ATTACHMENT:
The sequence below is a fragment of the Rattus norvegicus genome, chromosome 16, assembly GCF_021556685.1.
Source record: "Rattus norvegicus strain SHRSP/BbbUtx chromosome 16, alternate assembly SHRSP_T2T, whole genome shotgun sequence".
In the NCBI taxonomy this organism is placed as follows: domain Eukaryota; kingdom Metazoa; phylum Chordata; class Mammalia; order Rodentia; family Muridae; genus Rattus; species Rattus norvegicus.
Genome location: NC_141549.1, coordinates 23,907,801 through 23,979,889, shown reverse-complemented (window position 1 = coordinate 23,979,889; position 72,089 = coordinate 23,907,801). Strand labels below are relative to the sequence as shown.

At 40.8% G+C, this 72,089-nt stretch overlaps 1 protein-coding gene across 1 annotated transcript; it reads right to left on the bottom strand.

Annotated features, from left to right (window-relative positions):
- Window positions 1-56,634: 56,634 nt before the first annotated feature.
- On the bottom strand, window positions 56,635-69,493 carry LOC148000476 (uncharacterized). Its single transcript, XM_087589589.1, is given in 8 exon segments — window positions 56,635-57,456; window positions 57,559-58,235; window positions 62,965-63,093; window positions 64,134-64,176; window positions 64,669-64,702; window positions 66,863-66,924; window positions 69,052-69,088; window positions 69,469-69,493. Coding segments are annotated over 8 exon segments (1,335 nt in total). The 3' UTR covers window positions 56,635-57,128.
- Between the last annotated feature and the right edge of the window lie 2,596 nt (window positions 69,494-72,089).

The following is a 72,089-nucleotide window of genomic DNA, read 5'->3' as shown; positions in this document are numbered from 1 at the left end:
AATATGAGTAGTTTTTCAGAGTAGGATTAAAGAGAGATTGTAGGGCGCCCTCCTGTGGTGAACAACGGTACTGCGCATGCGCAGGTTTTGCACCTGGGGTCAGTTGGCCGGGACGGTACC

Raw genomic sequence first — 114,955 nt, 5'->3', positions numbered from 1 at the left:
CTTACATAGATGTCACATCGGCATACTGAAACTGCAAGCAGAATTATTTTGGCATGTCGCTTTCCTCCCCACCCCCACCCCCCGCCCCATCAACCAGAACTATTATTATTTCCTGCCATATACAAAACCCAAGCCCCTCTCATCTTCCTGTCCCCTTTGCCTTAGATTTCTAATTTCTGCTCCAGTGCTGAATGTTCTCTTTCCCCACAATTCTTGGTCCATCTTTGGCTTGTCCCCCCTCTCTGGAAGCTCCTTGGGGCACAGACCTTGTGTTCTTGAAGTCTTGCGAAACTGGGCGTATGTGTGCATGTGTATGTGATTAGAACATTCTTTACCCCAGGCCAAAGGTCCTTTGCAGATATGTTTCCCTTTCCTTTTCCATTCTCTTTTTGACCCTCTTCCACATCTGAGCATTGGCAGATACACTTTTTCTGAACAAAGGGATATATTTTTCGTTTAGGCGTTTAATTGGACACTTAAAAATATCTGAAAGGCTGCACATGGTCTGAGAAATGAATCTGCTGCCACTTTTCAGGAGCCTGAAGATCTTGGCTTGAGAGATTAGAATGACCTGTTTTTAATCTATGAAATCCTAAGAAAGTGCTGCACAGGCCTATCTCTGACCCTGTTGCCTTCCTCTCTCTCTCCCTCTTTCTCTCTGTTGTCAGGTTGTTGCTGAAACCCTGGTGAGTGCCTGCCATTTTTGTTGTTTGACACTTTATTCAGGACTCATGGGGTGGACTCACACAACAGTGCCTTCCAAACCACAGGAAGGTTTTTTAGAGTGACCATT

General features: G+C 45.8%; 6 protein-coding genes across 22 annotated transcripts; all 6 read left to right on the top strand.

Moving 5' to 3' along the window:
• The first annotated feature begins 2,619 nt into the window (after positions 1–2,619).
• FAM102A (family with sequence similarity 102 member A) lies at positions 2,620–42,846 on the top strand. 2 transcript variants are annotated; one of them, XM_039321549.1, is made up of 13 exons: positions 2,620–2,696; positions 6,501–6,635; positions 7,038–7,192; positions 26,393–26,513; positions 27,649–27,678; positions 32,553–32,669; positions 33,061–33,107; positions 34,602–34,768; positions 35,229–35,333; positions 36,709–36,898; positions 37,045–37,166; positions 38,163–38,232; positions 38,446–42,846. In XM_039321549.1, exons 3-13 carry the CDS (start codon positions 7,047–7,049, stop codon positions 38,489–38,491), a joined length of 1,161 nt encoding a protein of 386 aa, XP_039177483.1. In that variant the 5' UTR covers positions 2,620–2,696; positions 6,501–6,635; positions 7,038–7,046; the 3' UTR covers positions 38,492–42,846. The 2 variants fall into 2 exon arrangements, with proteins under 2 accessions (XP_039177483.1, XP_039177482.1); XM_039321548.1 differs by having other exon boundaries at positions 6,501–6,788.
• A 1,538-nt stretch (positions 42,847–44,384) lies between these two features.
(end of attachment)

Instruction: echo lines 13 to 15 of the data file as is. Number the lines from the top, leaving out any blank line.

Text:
CTTACATAGATGTCACATCGGCATACTGAAACTGCAAGCAGAATTATTTTGGCATGTCGCTTTCCTCCCCACCCCCACCCCCCGCCCCATCAACCAGAACTATTATTATTTCCTGCCATATACAAAACCCAAGCCCCTCTCATCTTCCTGTCCCCTTTGCCTTAGATTTCTAATTTCTGCTCCAGTGCTGAATGTTCTCTTTCCCCACAATTCTTGGTCCATCTTTGGCTTGTCCCCCCTCTCTGGAAGCTCCTTGGGGCACAGACCTTGTGTTCTTGAAGTCTTGCGAAACTGGGCGTATGTGTGCATGTGTATGTGATTAGAACATTCTTTACCCCAGGCCAAAGGTCCTTTGCAGATATGTTTCCCTTTCCTTTTCCATTCTCTTTTTGACCCTCTTCCACATCTGAGCATTGGCAGATACACTTTTTCTGAACAAAGGGATATATTTTTCGTTTAGGCGTTTAATTGGACACTTAAAAATATCTGAAAGGCTGCACATGGTCTGAGAAATGAATCTGCTGCCACTTTTCAGGAGCCTGAAGATCTTGGCTTGAGAGATTAGAATGACCTGTTTTTAATCTATGAAATCCTAAGAAAGTGCTGCACAGGCCTATCTCTGACCCTGTTGCCTTCCTCTCTCTCTCCCTCTTTCTCTCTGTTGTCAGGTTGTTGCTGAAACCCTGGTGAGTGCCTGCCATTTTTGTTGTTTGACACTTTATTCAGGACTCATGGGGTGGACTCACACAACAGTGCCTTCCAAACCACAGGAAGGTTTTTTAGAGTGACCATT

General features: G+C 45.8%; 6 protein-coding genes across 22 annotated transcripts; all 6 read left to right on the top strand.

Moving 5' to 3' along the window: